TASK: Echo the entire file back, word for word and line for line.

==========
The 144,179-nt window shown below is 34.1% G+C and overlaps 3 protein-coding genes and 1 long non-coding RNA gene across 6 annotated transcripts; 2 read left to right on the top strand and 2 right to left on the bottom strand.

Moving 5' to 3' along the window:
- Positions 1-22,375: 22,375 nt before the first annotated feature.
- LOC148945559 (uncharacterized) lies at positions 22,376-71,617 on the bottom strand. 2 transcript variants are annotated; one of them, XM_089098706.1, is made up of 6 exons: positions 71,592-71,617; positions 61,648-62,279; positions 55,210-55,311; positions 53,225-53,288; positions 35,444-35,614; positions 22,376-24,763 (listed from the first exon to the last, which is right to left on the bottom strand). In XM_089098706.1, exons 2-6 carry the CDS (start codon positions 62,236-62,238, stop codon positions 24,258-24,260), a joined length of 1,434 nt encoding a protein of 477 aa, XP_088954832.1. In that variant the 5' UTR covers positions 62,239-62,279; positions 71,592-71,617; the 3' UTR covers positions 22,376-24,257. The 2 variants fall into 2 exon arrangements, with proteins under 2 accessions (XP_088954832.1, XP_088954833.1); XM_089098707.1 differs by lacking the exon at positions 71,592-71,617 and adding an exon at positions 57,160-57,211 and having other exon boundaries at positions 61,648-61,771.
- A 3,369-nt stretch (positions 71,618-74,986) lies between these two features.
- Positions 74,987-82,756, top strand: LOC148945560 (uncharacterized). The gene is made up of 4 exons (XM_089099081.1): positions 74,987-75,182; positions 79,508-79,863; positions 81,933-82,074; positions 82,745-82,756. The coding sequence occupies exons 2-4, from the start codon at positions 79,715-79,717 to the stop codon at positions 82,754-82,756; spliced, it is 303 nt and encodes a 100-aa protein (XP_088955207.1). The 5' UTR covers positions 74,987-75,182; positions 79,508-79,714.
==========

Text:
The 144,179-nt window shown below is 34.1% G+C and overlaps 3 protein-coding genes and 1 long non-coding RNA gene across 6 annotated transcripts; 2 read left to right on the top strand and 2 right to left on the bottom strand.

Moving 5' to 3' along the window:
- Positions 1-22,375: 22,375 nt before the first annotated feature.
- LOC148945559 (uncharacterized) lies at positions 22,376-71,617 on the bottom strand. 2 transcript variants are annotated; one of them, XM_089098706.1, is made up of 6 exons: positions 71,592-71,617; positions 61,648-62,279; positions 55,210-55,311; positions 53,225-53,288; positions 35,444-35,614; positions 22,376-24,763 (listed from the first exon to the last, which is right to left on the bottom strand). In XM_089098706.1, exons 2-6 carry the CDS (start codon positions 62,236-62,238, stop codon positions 24,258-24,260), a joined length of 1,434 nt encoding a protein of 477 aa, XP_088954832.1. In that variant the 5' UTR covers positions 62,239-62,279; positions 71,592-71,617; the 3' UTR covers positions 22,376-24,257. The 2 variants fall into 2 exon arrangements, with proteins under 2 accessions (XP_088954832.1, XP_088954833.1); XM_089098707.1 differs by lacking the exon at positions 71,592-71,617 and adding an exon at positions 57,160-57,211 and having other exon boundaries at positions 61,648-61,771.
- A 3,369-nt stretch (positions 71,618-74,986) lies between these two features.
- Positions 74,987-82,756, top strand: LOC148945560 (uncharacterized). The gene is made up of 4 exons (XM_089099081.1): positions 74,987-75,182; positions 79,508-79,863; positions 81,933-82,074; positions 82,745-82,756. The coding sequence occupies exons 2-4, from the start codon at positions 79,715-79,717 to the stop codon at positions 82,754-82,756; spliced, it is 303 nt and encodes a 100-aa protein (XP_088955207.1). The 5' UTR covers positions 74,987-75,182; positions 79,508-79,714.